All of these studies highlight the fact that patients with EDS type IV are at a high pre-operative risk of developing the complications from necessary surgical repair. There is no consensus in the surgical field or in current guidelines of how to surgically manage these patients beyond the current GI procedures of anastomosis or colectomy, which is where our case provides a possible solution.

In our case, our patient was hemodynamically unstable and was considered an acute trauma patient given his prior history of rupture and extent of pneumoperitoneum, so surgical management was the only option. The friability and fragility of the gastrointestinal tissue found on opening presented surgeons with the dilemma of how to repair the perforation and subsequent enterotomies formed on manipulation of the bowel. The surgeons elected to place a strip of cut Polyglactin 910 (Vicryl) woven mesh, a common surgical material, into the enterotomy with delicate suturing of Polyglactin 910 (Vicryl) mesh with Polyglactin 910 (Vicryl) sutures to viable tissue; this method proved to be effective as subsequent re-openings of laparotomies showed that the prior repairs were stable and were used for additional enterotomies that occurred in the following surgeries. Even though, in our case, our patient eventually had an ileostomy placed, the Polyglactin 910 (Vicryl) mesh pledget method did not result in additional perforations and persisted throughout the patient’s stay. This method can prove to be a viable manner to repair enterotomies in not only EDS Type IV patients but also in other patients.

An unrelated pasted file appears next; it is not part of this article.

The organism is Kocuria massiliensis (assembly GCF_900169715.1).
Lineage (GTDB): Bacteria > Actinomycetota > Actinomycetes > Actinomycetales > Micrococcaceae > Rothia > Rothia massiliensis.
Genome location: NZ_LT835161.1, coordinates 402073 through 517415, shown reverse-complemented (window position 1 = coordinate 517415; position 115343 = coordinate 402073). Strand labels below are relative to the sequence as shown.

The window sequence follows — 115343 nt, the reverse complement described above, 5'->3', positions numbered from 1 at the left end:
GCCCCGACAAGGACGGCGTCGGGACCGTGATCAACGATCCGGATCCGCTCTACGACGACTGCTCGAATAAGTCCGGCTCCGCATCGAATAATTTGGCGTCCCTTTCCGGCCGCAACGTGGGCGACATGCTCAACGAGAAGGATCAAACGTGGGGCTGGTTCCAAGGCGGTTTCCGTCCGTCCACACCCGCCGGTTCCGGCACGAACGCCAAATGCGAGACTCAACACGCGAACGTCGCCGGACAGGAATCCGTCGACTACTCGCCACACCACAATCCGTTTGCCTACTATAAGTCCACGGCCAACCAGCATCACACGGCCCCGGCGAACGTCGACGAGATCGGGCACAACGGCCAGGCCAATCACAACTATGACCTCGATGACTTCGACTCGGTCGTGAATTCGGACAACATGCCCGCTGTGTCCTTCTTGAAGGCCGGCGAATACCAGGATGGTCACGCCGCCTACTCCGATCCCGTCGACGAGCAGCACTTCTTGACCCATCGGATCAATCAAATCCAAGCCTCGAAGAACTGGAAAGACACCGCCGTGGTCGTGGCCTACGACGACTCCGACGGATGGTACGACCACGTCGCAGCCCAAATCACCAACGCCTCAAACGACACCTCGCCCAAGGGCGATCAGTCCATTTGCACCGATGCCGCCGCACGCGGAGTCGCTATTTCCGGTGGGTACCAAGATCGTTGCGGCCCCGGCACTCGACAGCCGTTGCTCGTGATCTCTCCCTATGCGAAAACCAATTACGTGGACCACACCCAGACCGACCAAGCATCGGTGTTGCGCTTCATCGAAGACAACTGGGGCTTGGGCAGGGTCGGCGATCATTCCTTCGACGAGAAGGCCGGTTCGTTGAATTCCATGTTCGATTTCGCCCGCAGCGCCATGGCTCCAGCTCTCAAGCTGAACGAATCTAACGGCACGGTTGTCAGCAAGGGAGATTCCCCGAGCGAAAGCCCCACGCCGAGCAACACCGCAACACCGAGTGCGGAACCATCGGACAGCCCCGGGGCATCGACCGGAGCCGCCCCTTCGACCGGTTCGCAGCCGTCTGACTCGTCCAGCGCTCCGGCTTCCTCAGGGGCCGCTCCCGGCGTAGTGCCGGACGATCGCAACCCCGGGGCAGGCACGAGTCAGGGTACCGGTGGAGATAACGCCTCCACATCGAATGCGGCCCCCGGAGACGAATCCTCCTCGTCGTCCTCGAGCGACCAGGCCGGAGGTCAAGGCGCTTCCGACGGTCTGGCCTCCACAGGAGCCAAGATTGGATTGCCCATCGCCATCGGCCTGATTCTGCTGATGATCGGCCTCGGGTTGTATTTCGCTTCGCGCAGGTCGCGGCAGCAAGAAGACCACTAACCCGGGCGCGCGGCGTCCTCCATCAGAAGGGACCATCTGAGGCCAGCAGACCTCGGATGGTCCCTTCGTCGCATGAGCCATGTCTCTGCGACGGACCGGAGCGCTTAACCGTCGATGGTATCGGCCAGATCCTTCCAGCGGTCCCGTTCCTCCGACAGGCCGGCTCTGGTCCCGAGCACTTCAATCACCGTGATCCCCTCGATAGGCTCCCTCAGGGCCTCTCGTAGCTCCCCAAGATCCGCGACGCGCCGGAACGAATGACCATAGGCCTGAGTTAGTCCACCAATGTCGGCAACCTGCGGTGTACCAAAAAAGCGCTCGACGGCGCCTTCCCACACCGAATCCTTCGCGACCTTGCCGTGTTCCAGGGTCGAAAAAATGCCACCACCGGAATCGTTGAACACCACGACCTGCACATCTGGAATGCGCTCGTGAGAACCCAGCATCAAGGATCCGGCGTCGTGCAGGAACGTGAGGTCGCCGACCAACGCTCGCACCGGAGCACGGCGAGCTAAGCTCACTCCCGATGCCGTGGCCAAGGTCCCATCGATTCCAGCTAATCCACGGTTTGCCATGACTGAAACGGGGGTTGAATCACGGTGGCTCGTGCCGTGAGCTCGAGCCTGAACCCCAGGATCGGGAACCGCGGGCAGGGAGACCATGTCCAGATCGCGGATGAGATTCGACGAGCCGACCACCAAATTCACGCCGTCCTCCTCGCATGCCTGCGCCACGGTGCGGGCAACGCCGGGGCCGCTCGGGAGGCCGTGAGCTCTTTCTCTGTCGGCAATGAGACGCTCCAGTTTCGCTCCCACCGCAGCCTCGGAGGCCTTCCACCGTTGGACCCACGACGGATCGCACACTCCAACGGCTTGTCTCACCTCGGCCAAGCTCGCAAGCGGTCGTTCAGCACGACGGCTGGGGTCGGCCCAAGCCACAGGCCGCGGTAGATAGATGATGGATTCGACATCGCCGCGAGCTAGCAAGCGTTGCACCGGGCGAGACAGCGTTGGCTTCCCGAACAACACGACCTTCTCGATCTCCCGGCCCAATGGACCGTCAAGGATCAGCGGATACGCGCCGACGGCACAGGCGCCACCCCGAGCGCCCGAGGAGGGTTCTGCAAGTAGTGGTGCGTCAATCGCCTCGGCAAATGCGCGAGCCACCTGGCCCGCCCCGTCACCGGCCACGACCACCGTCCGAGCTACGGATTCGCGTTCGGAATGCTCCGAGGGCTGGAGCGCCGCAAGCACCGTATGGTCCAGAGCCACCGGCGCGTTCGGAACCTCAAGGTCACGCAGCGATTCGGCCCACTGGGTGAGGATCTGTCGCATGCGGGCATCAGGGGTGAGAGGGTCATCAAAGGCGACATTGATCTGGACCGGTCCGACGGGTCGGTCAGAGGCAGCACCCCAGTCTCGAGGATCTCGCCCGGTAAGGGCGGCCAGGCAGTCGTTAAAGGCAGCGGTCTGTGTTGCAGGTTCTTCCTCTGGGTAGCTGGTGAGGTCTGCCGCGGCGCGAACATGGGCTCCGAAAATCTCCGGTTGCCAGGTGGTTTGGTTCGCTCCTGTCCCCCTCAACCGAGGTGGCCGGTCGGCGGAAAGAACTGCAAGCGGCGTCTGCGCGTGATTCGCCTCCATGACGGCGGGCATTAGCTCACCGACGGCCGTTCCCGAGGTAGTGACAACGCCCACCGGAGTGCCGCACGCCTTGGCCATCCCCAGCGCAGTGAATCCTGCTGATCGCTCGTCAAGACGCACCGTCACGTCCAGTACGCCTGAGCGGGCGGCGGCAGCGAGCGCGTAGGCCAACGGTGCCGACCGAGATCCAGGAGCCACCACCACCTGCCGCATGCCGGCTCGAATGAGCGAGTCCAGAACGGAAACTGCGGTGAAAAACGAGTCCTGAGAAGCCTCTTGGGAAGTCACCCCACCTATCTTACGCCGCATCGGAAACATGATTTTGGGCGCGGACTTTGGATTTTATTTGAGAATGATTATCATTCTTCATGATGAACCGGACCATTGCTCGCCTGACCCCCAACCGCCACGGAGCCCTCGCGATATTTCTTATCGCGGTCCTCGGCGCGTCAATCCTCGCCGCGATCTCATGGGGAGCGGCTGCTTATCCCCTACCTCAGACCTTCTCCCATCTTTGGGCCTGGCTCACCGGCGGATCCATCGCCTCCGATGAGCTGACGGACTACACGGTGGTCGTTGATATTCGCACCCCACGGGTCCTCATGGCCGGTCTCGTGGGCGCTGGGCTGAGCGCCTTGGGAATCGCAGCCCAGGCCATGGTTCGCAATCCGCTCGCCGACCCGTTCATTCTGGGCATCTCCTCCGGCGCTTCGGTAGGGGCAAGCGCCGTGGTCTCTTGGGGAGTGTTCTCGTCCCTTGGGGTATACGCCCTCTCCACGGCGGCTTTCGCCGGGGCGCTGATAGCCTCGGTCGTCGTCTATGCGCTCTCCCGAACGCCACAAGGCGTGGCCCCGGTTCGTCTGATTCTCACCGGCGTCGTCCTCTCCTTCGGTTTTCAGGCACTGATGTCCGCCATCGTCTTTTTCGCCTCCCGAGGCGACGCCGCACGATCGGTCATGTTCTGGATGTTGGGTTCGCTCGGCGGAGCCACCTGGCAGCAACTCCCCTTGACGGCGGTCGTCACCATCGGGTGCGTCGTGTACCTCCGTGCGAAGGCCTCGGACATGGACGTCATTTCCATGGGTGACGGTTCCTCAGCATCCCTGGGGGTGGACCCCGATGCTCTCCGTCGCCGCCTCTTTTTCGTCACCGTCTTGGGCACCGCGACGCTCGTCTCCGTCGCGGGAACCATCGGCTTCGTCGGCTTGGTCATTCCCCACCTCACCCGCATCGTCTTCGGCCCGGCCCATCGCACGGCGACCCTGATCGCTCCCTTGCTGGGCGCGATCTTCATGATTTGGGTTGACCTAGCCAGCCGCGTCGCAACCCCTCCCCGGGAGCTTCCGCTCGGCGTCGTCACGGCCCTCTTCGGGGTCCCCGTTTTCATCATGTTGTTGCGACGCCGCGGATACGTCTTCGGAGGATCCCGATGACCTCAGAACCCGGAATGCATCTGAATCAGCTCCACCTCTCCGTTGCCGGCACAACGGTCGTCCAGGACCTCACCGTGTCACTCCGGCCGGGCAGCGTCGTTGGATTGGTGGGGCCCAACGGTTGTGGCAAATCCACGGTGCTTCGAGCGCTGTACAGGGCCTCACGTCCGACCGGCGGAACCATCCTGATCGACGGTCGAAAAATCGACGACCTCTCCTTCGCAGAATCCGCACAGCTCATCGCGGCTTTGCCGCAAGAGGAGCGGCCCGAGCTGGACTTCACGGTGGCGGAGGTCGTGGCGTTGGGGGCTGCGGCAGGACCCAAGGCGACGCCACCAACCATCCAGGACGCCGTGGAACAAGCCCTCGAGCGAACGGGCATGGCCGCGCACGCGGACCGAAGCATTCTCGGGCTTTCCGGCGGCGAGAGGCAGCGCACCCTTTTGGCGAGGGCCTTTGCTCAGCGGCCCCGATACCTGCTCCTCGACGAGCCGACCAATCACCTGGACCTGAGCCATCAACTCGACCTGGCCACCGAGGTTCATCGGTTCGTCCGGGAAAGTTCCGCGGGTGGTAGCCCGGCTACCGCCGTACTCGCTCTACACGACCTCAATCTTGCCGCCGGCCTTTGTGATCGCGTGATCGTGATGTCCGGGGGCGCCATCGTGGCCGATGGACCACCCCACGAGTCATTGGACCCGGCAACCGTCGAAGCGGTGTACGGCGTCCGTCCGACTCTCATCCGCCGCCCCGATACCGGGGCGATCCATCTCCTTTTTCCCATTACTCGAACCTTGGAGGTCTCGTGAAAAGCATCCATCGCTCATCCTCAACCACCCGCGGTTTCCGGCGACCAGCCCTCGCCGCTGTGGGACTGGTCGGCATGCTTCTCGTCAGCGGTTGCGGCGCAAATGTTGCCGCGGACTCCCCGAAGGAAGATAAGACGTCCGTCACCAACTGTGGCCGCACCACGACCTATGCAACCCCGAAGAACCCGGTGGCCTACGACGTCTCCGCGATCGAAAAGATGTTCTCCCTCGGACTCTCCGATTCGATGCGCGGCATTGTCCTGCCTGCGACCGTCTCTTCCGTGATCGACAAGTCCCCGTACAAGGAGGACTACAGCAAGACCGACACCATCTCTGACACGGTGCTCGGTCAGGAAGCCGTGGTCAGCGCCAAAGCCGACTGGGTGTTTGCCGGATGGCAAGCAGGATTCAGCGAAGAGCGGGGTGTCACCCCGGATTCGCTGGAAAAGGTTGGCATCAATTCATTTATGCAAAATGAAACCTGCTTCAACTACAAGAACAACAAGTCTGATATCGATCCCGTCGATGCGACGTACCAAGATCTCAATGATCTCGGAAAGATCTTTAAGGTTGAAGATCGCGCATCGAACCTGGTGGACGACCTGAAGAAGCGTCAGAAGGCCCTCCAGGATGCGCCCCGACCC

Conclusion

Our case has highlighted that while surgical management of small bowel perforation in EDS Type IV can be difficult and should be deferred until medical management has failed, surgical management is a viable option. It also highlights the importance of delicately manipulating bowel in these patients and the increased risk of complications that may arise from surgical repair of bowel perforation in these patients. The method of using Polyglactin 910 (Vicryl) mesh pledgets should be considered in the repair

References

  1. Allaparthi S, Verma H, Burns DL, Joyce AM. Conservative management of small bowel perforation in Ehlers-Danlos syndrome type IV. World J Gastrointest Endosc 5 (2013): 398-401.
  2. Byers PH. Vascular Ehlers-Danlos Syndrome. University of Washington, Seattle; 2019. https://www.ncbi.nlm.nih.gov/books/NBK1494/. Accessed April 29, 2020.
  3. El Masri H, Loong T-H, Meurette G, Podevin J, Zinzindohoue F, Lehur P-A. Bowel perforation in type IV vascular Ehlers–Danlos syndrome. A systematic review. Techniques in Coloproctology 22 (2018): 333-341.
  4. Fikree A, Chelimsky G, Collins H, Kovacic K, Aziz Q. Gastrointestinal involvement in the Ehlers–Danlos syndromes. American Journal of Medical Genetics Part C: Seminars in Medical Genetics 175 (2017): 181-187.
  5. Frank M, Adham S, Zinzindohoué F, Jeunemaitre X. Natural history of gastrointestinal manifestations in vascular Ehlers–Danlos syndrome: A 17-year retrospective review. Journal of Gastroenterology and Hepatology 34 (2019): 857-863.
  6. Pepin M, Schwarze U, Superti-Furga A, Byers PH. Clinical and Genetic Features of Ehlers–Danlos Syndrome Type IV, the Vascular Type. N Engl J Med 342 (2000): 673-680.
  7. Søborg M-LK, Leganger J, Rosenberg J, Burcharth J. Increased Need for Gastrointestinal Surgery and Increased Risk of Surgery-Related Complications in Patients with Ehlers-Danlos Syndrome: A Systematic Review. DSU 34 (2017): 161-170.
  8. Sykes EM. Colon perforation in Ehlers-Danlos syndrome: Report of two cases and review of the literature. The American Journal of Surgery 147 (1984): 410-413.